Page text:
|People are waking up to advantages
of city life
it's time to pack up and move not everyone heads for the 'burbs.
The reinvigoration of America's major cities is luring plenty of
people to the apartment/condo life.
There have, historically, been two groups of people
who opt to live in the city, according to John Griffin, president
of the New York-based Griffin Realty Group. Those groups include
singles or people just out of college and empty nesters -- people
who are in their last job or are at the top of their careers, their
kids are grown and they want to have a good time living in the city.
But a new group is being added to the mix -- families
with school-age children are now willing to pay a premium to live
"If you have two working parents, the commute is a
killer and they want to be close to their home -- 10 or 15 minutes
on the subway vs. an hour drive or better to the suburbs," says
Another advantage is the wealth of cultural assets
available in most cities.
"The suburbs are stifling," Griffin sniffs. "The trade-off
is kids aren't running out into the backyard; they have to go to
Central Park. Jackie O was the one who made it popular. She raised
her kids on Fifth Avenue, they played in Central Park."
for city living?
The price for this lifestyle can be steep, especially if parents
want to send their kids to private school. Private grammar schools
in Manhattan, for instance, can run $20,000 to $25,000 for one year.
Griffin says couples who want to go that route should have a dual
income of at least $300,000.
Obviously, not everyone who lives in a major city,
even New York, is making $300,000 or even six figures. But where
there's a will there's a way. The first thing prospective city-dwellers
need to consider is the type of housing that's available. In most
cities you'll find apartments, condominiums and, in some areas,
No. Upkeep is included in rent.
Purchase shares in a corporation that owns
Yes. The fee includes mortgage, real estate
taxes and operating costs.
A condo is essentially a single-family house. You
get the deed and own it outright. Griffin refers to condos as "80
or 90 single-family houses stacked on top of each other." They tend
to be smaller than co-ops and usually there's no board approval
for ownership. There may be a condo association, but its ability
to approve or disapprove an application is limited.
In a co-op you don't directly own the unit. You own
shares in the corporation that owns the building -- you cooperate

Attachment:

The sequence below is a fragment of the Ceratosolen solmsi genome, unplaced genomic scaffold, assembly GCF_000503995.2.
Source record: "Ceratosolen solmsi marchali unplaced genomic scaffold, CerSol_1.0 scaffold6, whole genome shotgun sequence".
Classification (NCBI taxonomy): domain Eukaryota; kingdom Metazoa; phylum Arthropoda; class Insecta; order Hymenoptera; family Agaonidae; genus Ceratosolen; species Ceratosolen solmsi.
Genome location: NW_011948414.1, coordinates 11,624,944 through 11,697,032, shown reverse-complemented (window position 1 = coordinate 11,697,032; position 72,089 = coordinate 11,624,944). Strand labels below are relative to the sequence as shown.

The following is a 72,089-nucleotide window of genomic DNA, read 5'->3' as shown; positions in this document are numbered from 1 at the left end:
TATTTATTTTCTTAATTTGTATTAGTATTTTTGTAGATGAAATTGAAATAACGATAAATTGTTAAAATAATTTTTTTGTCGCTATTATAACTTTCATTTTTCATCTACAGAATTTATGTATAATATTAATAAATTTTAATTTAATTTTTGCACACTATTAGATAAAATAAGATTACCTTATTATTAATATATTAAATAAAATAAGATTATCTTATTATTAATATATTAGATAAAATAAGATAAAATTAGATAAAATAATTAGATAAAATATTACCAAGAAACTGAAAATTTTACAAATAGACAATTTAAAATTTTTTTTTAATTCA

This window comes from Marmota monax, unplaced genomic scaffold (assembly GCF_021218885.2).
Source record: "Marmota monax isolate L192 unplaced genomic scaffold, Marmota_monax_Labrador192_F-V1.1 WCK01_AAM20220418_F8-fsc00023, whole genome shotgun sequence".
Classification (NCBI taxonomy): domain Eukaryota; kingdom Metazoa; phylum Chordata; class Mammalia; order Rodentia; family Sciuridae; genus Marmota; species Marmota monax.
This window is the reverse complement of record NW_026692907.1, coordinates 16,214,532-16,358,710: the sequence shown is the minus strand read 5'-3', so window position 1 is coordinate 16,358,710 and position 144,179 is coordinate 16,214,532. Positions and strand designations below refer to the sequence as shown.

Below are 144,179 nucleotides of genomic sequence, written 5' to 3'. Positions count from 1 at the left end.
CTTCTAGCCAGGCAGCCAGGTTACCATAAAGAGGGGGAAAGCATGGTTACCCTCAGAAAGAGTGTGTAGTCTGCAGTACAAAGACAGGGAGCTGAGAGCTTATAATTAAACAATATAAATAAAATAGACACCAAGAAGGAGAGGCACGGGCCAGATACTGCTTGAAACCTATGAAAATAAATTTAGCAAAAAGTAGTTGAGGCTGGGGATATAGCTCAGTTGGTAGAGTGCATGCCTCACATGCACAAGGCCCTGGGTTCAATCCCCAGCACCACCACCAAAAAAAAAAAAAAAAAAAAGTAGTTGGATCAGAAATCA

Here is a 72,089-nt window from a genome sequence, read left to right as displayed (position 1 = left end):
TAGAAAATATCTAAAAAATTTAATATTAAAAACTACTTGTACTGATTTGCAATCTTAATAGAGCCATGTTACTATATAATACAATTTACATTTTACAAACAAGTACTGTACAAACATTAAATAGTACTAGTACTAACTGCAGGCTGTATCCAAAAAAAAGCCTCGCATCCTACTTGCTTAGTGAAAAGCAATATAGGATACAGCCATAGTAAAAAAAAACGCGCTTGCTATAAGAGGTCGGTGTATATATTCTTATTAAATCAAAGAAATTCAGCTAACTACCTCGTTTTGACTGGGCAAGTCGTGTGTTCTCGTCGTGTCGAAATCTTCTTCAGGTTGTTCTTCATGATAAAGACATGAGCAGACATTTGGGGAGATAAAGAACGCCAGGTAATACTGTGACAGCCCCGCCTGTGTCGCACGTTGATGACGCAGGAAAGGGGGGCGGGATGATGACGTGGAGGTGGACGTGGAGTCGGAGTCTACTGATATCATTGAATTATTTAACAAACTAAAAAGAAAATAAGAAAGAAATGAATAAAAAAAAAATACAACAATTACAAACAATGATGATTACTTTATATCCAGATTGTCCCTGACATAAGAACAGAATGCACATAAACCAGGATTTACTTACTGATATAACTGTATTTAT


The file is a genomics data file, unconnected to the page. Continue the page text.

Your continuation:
in ownership with the other shareholders. Co-ops can be very restrictive;
people need board approval to become residents. Co-ops can be arbitrary
in terms of who is approved but they can't discriminate based on
race, sex or religion. Co-ops often require that prospective residents
have a net worth that's five to 10 times the value of the apartment.
Things to consider
As with any property, location is the key. Make sure your prospective
home has access to public transportation, shopping and, of course,
is close to work. Another thing to check before buying or renting
is the soundproofing of the unit. Try visiting the unit at night
when neighbors are more likely to be home with TVs and stereos on.
"You don't want to hear everything that happens in
your neighbor's apartment," says Mary Lou Belmont, vice president
of national operations at GMAC in Liberty Corner, N.J. "Some newer
buildings aren't as soundproof as some older ones. Get references,
talk to the people who live there -- talk to people coming and going
from the building -- ask what they're happy about and what they
don't like. Ask how well the building is maintained and if something
goes wrong, how long does management take to fix it?"
If the management or association has an office on
the premises, visit them. Ask how many units are owner-occupied
units vs. leased to renters. Some mortgage companies may balk when
it comes to buildings that are predominately occupied by renters.
It's also a smart move to see if the co-op board,
condo association or management company is being sued -- or suing
As for which type of property is more valuable when
it comes time to sell, generally speaking, a condo will go for a
higher price than a co-op of similar size, location, etc. That's
simply because most owners don't want the hassle of getting board
approval for a potential buyer.
-- Posted: June 6, 2003
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